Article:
What Can I Do with a Degree in Paralegal Studies?

Learn more about what you can do with a degree in paralegal studies. Find information on paralegal careers, job outlook, salary, and recommended schools. View popular schools that prepare students for careers as paralegals.


The practice of law has changed significantly in recent years. Tasks that were once commonly completed by lawyers are now typically completed by paralegals, also known as legal assistants. Although paralegals assume many of the responsibilities of lawyers, these professionals are prohibited from acting in specific areas of legal practice. Specifically, paralegals are not allowed to set legal fees, provide legal advice to clients and present cases in a court of law. Outside of these particular prohibitions however, paralegals do provide invaluable support for lawyers. Typical duties of paralegals in working with lawyers include: preparing documents for hearings and trials, investigating the facts of cases and identifying appropriate laws and legal decisions that may influence the outcomes of a case.

In addition to the legal duties performed by paralegals in assisting attorneys, these professionals also engage in other types of legal work including: drafting contracts, helping to establish trust funds, creating mortgages and preparing taxes for clients. Paralegals may also be asked to maintain financial records for a law office and coordinate schedules for attorneys. Generally speaking, paralegals provide a number of important services and supports for lawyers and for clients seeking legal advice. As demand for legal services increases so too will the scope of the responsibilities and duties performed by paralegals.


Paralegals work in a number of different organizations. While paralegals are most commonly seen in law firms, these professionals may also be employed by corporations and government agencies. In these environments, paralegals may specialize in a specific area of law that is important to the organization. One example is a paralegal that works in the human resource department of a large corporation. This paralegal may be responsible for reviewing human resource policy to ensure that it complies with current labor laws.

Because the job duties of paralegals typically differ depending on the organization in which they work, professionals in this job may be broadly classified as either corporate paralegals or litigation paralegals. Corporate paralegals are responsible for providing legal support for the operations of a law firm or large company. Litigation paralegals, on the other hand, work directly with lawyers to prepare documents for court, research cases and collect evidence for hearings.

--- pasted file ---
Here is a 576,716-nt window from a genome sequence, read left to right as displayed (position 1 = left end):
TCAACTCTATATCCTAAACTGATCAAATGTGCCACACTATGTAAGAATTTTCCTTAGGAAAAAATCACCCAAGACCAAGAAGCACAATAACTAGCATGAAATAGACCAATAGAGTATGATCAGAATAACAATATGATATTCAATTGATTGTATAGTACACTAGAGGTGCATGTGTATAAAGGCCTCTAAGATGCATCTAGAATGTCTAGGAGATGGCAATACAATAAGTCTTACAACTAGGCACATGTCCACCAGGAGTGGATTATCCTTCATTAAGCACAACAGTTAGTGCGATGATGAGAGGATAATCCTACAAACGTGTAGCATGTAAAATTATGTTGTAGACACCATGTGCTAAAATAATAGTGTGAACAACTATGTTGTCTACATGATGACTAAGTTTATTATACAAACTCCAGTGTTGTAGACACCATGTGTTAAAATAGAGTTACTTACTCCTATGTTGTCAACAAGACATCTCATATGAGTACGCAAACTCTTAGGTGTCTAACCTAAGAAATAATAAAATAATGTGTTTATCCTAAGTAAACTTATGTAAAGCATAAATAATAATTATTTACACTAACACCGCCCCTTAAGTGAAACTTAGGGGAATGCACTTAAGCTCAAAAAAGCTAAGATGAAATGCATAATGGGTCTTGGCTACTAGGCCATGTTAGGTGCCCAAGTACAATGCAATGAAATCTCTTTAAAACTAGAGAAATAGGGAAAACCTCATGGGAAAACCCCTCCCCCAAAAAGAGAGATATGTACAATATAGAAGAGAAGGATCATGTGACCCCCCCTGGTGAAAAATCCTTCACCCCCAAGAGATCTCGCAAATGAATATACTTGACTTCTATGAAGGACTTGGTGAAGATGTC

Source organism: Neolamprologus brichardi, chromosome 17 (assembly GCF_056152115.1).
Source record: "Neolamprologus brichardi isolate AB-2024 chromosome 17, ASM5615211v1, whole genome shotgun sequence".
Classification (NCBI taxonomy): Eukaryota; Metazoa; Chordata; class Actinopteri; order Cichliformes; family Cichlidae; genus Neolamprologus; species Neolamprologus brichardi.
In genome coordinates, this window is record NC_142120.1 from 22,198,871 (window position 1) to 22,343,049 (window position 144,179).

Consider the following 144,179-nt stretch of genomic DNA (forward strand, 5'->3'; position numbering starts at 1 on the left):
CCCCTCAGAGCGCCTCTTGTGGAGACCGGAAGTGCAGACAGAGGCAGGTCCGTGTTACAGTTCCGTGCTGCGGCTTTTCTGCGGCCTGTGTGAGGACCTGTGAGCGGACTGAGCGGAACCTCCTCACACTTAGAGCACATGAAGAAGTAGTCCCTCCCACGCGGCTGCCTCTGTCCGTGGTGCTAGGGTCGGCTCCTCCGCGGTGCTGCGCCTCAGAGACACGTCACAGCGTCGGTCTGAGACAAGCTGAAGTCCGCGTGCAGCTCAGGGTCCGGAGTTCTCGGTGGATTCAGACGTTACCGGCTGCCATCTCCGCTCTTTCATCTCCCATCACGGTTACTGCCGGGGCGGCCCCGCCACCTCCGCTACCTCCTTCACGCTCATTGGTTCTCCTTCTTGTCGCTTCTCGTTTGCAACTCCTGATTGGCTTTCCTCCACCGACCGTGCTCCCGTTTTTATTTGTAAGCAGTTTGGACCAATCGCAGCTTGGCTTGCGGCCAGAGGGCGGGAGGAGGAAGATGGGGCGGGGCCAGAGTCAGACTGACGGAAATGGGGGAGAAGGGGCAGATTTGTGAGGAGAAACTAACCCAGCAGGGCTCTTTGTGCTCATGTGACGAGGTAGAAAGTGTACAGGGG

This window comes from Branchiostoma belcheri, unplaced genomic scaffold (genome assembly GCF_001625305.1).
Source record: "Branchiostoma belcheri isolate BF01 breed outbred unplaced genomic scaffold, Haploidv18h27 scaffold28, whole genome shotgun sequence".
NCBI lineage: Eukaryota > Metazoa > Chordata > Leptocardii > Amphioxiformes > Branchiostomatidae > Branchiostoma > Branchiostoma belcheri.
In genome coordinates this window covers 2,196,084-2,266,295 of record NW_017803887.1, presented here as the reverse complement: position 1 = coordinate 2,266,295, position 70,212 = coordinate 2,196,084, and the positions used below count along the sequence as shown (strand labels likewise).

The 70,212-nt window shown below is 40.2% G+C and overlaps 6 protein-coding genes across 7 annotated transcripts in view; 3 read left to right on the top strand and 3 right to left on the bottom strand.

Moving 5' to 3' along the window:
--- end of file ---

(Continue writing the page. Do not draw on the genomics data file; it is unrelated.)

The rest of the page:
Salaries for paralegals differ based on a host of variables including: the education of the professional, the experience of the professional, the place of employment and the geographical location of the job. Generally speaking, paralegals working in large law firms in metropolitan areas will earn more than professionals that work in small organizations in rural areas. For all paralegals employed in 2008, the average annually salary was 46,120. Those employed at the top of the profession earned $73,450 annually and those at the bottom of the field earned $29,260. When reviewing the salary information for paralegals it is important to note that these professionals often receive bonuses for their work, based on the profitability and success of the organization for which they work. In addition paralegals are typically employed as full-time workers, providing them access with benefit packages that include healthcare, vacation, paid time off and reimbursement continuing their education.

Job Outlook

The job outlook for paralegals is quite good overall. Growth in the field is expected to be higher than average when compared with other professions, at 28 percent until 2018. However, there are currently a number of students seeking training and education to become paralegals. As such, even though growth is substantial, there are currently a number of qualified professionals seeking employment in the field. Individuals that have both education and experience will be able to command higher salaries and better employment opportunities. In addition paralegals that specialize in specific areas of law will have more opportunities for employment. Specifically, demand for paralegals working in real estate, medical malpractice and product liability is expected to increase in the coming years. While a majority of paralegals will continue to be employed in private legal practice and law firms, opportunities for professionals will increase in corporate legal departments, banks and insurance companies.

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